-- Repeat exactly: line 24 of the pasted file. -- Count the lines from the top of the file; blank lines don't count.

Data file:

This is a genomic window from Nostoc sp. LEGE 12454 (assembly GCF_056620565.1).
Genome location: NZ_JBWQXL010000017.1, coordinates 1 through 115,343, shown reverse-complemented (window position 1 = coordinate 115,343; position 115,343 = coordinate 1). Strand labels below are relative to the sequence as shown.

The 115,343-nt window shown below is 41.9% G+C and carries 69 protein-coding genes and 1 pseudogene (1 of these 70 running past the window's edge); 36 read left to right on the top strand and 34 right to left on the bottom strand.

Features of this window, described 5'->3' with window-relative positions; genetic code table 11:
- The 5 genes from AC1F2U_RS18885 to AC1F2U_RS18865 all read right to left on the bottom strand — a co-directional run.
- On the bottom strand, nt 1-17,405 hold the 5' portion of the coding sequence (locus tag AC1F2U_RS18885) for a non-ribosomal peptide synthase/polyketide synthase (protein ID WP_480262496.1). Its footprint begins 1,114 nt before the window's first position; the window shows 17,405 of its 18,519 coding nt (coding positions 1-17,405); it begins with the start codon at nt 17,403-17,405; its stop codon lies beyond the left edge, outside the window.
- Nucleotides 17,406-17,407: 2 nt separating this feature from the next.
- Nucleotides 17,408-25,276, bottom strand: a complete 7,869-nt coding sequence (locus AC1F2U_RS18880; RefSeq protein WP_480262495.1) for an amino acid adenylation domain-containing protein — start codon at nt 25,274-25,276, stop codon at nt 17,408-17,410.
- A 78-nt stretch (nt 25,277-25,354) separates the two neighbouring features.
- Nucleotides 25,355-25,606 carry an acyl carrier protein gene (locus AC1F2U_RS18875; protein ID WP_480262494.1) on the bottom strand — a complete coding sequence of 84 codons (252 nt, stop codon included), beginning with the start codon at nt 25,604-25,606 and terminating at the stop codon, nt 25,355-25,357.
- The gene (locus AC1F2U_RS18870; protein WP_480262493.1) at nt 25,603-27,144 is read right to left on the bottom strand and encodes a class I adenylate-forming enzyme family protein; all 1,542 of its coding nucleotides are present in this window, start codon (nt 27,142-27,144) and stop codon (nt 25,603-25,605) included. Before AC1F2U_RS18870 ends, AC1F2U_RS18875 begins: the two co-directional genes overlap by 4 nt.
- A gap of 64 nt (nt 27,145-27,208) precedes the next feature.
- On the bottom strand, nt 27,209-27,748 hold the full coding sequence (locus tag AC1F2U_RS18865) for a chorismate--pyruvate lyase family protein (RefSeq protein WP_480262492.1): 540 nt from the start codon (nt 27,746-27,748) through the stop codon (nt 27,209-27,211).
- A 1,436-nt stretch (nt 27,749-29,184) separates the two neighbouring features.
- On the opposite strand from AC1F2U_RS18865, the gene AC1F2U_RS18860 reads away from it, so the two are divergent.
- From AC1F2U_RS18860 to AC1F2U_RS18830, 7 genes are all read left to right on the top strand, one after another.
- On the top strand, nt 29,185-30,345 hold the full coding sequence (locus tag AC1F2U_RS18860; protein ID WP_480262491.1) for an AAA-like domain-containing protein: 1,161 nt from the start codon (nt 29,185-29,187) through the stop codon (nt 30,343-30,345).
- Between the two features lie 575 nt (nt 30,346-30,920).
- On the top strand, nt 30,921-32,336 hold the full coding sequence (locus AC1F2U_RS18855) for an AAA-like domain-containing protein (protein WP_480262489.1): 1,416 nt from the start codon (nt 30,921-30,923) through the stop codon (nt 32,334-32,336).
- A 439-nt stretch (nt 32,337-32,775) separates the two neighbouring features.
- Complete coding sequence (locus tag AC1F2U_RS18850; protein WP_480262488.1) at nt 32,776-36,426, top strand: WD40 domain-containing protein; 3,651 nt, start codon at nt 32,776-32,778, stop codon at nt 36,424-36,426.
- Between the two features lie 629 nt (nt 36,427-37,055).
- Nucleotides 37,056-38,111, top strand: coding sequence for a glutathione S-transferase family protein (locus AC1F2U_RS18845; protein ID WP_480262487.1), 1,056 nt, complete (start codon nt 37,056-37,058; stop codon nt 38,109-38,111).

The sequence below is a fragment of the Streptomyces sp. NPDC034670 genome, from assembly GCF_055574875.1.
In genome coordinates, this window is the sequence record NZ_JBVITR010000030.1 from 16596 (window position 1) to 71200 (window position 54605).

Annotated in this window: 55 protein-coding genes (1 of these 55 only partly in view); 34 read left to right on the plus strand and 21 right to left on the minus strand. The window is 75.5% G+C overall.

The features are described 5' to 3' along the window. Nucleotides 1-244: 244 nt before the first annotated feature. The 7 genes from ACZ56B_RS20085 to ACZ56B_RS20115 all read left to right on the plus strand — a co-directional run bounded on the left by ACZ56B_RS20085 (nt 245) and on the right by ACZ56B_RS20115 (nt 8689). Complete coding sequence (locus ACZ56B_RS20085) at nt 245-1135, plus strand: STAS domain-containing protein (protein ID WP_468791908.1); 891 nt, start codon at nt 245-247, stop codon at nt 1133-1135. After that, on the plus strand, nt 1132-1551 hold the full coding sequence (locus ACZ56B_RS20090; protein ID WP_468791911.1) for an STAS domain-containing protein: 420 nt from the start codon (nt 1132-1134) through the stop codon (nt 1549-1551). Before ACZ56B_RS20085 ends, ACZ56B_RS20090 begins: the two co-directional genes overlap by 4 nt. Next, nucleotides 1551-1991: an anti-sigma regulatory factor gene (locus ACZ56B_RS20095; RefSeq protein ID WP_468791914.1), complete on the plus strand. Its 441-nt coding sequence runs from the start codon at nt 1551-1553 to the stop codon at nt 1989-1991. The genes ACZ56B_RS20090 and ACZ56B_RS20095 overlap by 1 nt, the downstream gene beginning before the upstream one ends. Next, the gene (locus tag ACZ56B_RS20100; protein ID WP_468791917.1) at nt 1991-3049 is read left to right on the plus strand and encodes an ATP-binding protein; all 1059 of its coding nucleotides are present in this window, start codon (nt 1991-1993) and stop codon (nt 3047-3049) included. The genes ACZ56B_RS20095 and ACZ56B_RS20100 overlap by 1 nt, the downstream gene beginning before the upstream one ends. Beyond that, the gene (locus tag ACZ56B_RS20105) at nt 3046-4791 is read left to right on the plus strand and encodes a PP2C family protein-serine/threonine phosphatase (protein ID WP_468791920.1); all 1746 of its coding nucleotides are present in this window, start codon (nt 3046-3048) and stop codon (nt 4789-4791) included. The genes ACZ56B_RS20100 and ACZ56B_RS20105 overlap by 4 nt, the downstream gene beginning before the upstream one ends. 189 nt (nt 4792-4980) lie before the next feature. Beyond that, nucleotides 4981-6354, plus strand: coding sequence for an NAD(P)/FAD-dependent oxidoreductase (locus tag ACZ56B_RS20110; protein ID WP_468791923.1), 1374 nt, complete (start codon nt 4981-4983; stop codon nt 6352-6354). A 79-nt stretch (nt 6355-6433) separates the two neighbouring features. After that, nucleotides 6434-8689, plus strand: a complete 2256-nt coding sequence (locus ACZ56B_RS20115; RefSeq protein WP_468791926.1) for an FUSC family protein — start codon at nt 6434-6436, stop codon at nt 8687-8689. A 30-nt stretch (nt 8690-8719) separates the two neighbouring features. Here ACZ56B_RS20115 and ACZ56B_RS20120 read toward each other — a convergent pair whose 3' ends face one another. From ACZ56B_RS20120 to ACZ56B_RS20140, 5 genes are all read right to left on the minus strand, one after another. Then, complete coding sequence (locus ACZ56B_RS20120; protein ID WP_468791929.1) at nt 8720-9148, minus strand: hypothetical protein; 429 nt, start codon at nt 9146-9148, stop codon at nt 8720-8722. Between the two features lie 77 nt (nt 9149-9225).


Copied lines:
The sequence below is a fragment of the Streptomyces sp. NPDC034670 genome, from assembly GCF_055574875.1.